To understand modern-day Cambodia, it's important to look into one of the darkest periods of its history. From 1975 to 1979 the Khmer Rouge seized power from Cambodia's monarchy. Although brief, this horrible reign attempted to send the country back to the Dark Ages, resulting in the deaths of around two million Cambodians.
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The Communist Party of Kampuchea was formed around 1960 in opposition to the rule of King Norodom Sihanouk. A military coup in 1970 hobbled Sihanouk's power and five years later, the Khmer Rouge took over Phnom Penh, the capital. Led by Pol Pot, the Khmer Rouge began moving people from cities to the countryside in attempts to revert Cambodia to an agrarian society without money, private property, or religion. This was declared Year Zero. Religious figures, ethnic minorities, and intellectuals were mercilessly persecuted, often killed. Children were brainwashed to spy for the state and report hidden intellectuals, even their own parents. In total, a quarter of the population was killed.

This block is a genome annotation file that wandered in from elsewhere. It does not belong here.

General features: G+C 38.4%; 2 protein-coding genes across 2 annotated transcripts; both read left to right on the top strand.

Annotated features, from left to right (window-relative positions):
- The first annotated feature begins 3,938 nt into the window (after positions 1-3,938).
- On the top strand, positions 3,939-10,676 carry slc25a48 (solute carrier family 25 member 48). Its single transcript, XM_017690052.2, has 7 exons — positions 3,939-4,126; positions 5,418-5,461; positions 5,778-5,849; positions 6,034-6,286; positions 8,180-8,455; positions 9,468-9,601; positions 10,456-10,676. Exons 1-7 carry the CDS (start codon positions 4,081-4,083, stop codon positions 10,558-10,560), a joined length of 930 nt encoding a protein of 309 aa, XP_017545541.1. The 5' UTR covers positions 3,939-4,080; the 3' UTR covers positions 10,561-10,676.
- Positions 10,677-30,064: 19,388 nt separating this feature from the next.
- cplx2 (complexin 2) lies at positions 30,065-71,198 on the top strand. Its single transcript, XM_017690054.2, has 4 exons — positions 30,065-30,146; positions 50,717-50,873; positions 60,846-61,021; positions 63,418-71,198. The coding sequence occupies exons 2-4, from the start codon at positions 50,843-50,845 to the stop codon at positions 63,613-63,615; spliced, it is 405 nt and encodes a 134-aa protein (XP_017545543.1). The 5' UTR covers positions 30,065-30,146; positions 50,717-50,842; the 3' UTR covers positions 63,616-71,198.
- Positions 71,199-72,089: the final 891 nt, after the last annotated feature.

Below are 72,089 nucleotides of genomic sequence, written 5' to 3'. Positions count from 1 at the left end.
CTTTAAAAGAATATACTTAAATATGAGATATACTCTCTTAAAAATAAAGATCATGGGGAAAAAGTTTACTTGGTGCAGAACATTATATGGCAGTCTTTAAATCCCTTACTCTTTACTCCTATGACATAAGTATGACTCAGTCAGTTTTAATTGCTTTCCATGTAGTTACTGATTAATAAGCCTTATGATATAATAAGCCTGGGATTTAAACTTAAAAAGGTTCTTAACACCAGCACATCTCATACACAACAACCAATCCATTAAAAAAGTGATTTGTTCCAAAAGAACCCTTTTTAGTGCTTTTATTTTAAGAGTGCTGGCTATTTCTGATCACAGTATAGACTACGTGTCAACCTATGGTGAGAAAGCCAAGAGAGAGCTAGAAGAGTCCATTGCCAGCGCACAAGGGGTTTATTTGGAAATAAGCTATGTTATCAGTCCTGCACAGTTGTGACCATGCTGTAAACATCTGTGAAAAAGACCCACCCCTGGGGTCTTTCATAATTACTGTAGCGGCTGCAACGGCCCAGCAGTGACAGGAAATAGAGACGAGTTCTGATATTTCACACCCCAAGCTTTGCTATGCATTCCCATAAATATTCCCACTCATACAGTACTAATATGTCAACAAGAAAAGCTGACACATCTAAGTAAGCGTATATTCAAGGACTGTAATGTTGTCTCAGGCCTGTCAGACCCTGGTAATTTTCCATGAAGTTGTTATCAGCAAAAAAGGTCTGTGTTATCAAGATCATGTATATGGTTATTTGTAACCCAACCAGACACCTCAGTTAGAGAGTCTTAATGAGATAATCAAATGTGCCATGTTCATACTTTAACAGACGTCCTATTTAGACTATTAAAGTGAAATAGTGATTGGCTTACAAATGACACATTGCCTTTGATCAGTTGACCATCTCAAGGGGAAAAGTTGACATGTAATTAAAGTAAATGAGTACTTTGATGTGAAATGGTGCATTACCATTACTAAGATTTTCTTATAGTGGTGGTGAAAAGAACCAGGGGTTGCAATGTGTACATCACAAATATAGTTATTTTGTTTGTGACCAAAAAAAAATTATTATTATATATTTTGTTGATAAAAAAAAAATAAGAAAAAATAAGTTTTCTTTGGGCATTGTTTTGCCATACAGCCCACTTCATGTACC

The Khmer Rouge regime fell in 1979 as the result of war with the Vietnamese. The United Nations steps in a decade later, Vietnam withdraws and, although the Khmer Rouge attempt to regain power, the Paris Peace Agreement seals their fate. The Khmer Rouge was outlawed in 1994 and Pol Pot, along with others was put on trial in 1997. He is sentenced to house arrest and dies a year later.
Read more about Cambodia and the Khmer Rouge:
Cambodia Tribunal Monitor: Khmer Rouge History
BBC: Cambodia's brutal Khmer Rouge regime
PBS: Timeline: The History of Cambodia and the Khmer Rouge